15 December 2017

#Prejudice !Pain &Perspective @Christmas

José y Maria

Christmas.  That sacred holiday, where, if but for a moment, time seems to stop and the world has a moment of peace, quiet, and joy.  The time of year when many people celebrate, give gifts to one another, and in general seem happier and more filled with gratitude and generosity.  For much of the country, Nature has begun her long Winter’s nap, and even the city seems quiet at times, especially when the snow falls and covers over the blemishes of this urban inner-city environment.  This is the season of light and a time to revel in family, friends, and the simplicity of things.  This, I know, is the experience of many.  It was once mine as well.  Then life happened…

As I’ve said here before, life has a way of teaching you hard lessons you never wanted to learn.  It does not allow you to deal with things as you wish them to be, but rather, as they are and in the moment that they happen.  Growing up, the holidays (as Thanksgiving and Christmas are often referred to here) were joyous occasions, where I would look forward to seeing friends and family and, naturally, the joy of opening gifts that had been picked, purchased, and wrapped just for me.  I grew up in a “normal”, small town, white Christian home and family, with parents who were still married and loved each other and my brother and I, and enough food, faith, friends and family to go around.  While we certainly were never wealthy, and even at times very poor, we never wanted for anything.  Food was always on the table, gifts were always under the tree, and all was magic and joy at Christmas.  I grew up, got married, and began my own family, with dreams and expectations galore, and with my wife’s upbringing being somewhat similar to mine, we made our plans.  Even as a newly married adult, I struggled to understand those who did not feel this way about Christmas, and was absolutely prejudiced against those who didn’t seem to “get it” and grasp what this great Feast was all about, my own friends included.  Then life happened…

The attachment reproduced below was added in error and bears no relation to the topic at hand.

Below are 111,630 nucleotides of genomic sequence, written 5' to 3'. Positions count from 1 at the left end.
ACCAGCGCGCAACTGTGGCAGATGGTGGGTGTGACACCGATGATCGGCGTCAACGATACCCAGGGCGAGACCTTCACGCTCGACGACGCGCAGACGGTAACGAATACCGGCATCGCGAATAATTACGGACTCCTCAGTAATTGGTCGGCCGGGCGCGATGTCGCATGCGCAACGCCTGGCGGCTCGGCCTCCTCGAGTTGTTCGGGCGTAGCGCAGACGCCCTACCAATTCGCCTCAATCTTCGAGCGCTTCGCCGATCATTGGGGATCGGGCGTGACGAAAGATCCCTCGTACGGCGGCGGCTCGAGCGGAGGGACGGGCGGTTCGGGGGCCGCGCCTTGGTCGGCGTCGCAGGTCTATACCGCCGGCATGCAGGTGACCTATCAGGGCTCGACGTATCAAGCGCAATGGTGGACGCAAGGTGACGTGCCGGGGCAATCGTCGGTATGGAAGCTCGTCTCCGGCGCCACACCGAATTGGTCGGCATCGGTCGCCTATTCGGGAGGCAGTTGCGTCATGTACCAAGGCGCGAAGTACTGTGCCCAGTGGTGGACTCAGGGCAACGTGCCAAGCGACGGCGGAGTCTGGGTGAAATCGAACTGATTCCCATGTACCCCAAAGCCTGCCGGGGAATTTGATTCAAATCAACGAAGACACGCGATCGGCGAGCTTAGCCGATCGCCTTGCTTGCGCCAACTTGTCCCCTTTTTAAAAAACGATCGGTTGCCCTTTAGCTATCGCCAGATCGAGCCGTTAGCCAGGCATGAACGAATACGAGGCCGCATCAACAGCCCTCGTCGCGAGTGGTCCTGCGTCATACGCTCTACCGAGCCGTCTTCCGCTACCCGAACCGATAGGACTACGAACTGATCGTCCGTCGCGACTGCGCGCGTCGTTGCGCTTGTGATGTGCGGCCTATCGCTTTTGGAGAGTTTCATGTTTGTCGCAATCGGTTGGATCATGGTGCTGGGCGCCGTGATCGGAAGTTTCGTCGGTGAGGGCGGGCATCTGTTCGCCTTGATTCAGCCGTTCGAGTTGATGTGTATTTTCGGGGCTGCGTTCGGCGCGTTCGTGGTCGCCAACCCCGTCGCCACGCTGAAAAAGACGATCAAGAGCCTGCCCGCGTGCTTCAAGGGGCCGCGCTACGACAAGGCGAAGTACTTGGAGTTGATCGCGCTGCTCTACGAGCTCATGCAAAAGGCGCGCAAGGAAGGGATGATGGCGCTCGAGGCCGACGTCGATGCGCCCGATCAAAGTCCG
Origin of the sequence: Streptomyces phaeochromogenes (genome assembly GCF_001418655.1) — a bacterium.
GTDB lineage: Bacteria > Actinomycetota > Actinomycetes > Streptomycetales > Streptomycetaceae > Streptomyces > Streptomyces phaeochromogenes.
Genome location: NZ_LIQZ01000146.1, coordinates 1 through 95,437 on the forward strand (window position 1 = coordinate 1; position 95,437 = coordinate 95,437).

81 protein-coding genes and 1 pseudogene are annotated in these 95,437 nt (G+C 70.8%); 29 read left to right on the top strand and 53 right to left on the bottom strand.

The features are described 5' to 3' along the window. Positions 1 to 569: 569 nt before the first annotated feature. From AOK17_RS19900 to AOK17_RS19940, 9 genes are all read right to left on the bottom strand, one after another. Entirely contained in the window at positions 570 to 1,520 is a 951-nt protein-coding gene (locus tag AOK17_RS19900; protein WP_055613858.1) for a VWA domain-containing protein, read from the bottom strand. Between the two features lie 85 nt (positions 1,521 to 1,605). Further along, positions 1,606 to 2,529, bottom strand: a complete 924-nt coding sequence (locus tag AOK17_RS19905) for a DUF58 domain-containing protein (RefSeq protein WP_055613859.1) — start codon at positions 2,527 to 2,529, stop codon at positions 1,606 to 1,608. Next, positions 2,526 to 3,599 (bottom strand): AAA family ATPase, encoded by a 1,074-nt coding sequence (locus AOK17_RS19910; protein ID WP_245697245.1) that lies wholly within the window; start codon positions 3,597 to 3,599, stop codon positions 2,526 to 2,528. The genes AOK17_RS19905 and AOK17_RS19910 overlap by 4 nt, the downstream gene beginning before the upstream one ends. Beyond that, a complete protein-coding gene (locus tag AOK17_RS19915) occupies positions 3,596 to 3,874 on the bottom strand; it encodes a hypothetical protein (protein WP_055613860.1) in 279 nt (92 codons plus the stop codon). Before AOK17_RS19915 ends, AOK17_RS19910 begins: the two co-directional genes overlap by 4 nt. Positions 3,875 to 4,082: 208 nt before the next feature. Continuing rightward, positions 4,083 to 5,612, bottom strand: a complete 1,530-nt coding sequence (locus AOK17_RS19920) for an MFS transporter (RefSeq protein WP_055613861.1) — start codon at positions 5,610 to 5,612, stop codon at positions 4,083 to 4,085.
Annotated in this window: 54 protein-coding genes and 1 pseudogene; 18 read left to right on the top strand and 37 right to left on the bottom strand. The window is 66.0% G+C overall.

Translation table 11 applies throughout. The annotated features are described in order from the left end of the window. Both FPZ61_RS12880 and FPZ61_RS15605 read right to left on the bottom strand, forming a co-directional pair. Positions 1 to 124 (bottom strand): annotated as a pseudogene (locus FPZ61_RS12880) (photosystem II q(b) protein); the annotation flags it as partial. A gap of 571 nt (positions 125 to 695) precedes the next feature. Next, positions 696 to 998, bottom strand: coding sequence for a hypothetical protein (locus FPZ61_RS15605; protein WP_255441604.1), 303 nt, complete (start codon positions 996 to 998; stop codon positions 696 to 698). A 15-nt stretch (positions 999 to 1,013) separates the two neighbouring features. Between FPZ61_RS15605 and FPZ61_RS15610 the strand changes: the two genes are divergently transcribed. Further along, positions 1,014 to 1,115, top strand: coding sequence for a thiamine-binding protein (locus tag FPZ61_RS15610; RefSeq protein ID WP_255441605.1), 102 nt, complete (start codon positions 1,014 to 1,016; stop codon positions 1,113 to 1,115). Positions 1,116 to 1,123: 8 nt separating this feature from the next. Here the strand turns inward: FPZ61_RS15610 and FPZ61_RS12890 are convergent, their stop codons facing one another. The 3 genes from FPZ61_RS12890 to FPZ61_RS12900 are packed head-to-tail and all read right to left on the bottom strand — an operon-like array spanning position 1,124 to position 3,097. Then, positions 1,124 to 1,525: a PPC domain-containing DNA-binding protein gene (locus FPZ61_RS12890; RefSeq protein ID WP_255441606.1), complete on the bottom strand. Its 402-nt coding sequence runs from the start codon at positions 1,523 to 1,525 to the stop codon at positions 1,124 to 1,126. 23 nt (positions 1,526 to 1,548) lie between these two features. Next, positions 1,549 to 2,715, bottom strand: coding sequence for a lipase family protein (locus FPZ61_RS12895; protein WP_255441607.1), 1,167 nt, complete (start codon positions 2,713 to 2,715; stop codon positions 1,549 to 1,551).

The years went by, and my beloved and I struggled to have our own children.  Despite being told nothing was wrong with us, it never seemed to happen.  Slowly we gave up hope, and slowly the holidays became a time of sorrow and grief for us.  As others would go on with their lives and their families, with children and presents under the tree, we had each other, and while it was enough, we still longed for little ones to share it with.  Then 3 beautiful wonders came to live with us, and suddenly our home was full.  Light and laughter and joy, not without struggle, came to rest under our roof, and all was right with the world.  Holidays were merry and bright again and we were filled to the brim with happiness.  We spent 3 years together forming our own unique family, as broken and different as it was, but it was enough.  Then it came time for our dear ones to return to their own mother, because, as we knew from the beginning, we were on borrowed time.  That first Christmas without them was excruciating, and we again knew loneliness and the grief of being without them, in a big country home, alone, as the cold and cruel Winter winds howled and seemed to mock our despair.  Then came the unexpected news the following Summer that we had somehow conceived our own son, and we became excited and began to dream of the days and Christmases to come.  Then life happened…